Re: Updating Packages in Debian Squeeze from Backports/Testing
On Tue, Jun 14, 2011 at 11:40 AM, Jimmy Wu <email@example.com> wrote:
> On Wed, Jun 15, 2011 at 00:35, Camaleón <firstname.lastname@example.org> wrote:
>> On Tue, 14 Jun 2011 10:37:28 -0500, Noah Duffy wrote:
>>> Is it recommended to install packages from testing? I know this often
>>> also updates dependencies that other software may use causing the system
>>> to potentially not be as secure or stable.
>> I'd say that would depend on the package you want to upgrade.
>> Look, Banshee for squeeze depends on libc6 >= 2.7 but in wheezy needs >=
>> 2.13. Will you update your libc6? I, for sure, wouldn't :-)
> An alternative is to add a deb-src line for wheezy or sid, whichever
> you want, to sources.list and attempt a "simple sid backport" with
> apt-get source -b. This will download the updated source and compile
> it on your system, using the libc6 you currently have unless it
> build-depends on a new libc6. Of course make sure you have
> build-essentials and the like installed. There's also a simple
> backporting tutorial on the debian user forums here:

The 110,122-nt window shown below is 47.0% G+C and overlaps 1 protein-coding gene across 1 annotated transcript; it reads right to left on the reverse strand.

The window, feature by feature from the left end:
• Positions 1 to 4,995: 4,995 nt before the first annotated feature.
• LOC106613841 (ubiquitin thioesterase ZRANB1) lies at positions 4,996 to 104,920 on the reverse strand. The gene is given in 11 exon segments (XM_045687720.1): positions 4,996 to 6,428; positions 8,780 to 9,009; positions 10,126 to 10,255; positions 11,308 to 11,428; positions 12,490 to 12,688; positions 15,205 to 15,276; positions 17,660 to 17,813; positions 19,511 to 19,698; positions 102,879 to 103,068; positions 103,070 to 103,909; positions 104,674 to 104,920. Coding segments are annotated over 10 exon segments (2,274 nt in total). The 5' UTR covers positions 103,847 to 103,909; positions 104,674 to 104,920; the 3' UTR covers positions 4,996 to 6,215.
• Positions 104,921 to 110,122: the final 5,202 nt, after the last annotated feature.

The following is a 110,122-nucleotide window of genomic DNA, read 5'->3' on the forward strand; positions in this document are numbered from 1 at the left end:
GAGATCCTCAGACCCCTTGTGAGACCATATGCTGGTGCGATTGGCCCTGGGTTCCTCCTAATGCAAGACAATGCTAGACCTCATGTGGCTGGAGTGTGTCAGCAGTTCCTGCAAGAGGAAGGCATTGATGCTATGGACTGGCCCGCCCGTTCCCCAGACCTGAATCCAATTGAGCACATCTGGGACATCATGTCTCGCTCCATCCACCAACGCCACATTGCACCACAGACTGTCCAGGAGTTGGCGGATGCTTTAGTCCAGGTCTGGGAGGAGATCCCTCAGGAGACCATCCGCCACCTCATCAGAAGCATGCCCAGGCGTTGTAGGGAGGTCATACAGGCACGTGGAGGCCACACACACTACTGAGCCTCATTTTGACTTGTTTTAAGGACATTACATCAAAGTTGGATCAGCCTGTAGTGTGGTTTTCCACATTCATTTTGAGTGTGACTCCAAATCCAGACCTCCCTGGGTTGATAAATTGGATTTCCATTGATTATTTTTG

I read the guide you posted, and it seems simple enough. I understand
it as this:
Let's say I want to "backport" Banshee from Wheezy because it's
version 2.0.1, I could add the source repository for wheezy to my
sources, and build that package following the instructions that way.
The only thing I didn't quite understand was changing the version
number to version~bpo50+1. They say this makes the version number
less than the one you're building. I don't understand how it makes it
less, but either way, I'm assuming this is done for the exact reason I
mentioned originally. If I installed a newer package and then
upgraded to the next stable release, it's package will trump mine?
Thank you guys for sharing your knowledge and having patience when it
comes to folks like me. :)
P.S. Forgot to hit reply to all the first time... Silly Gmail.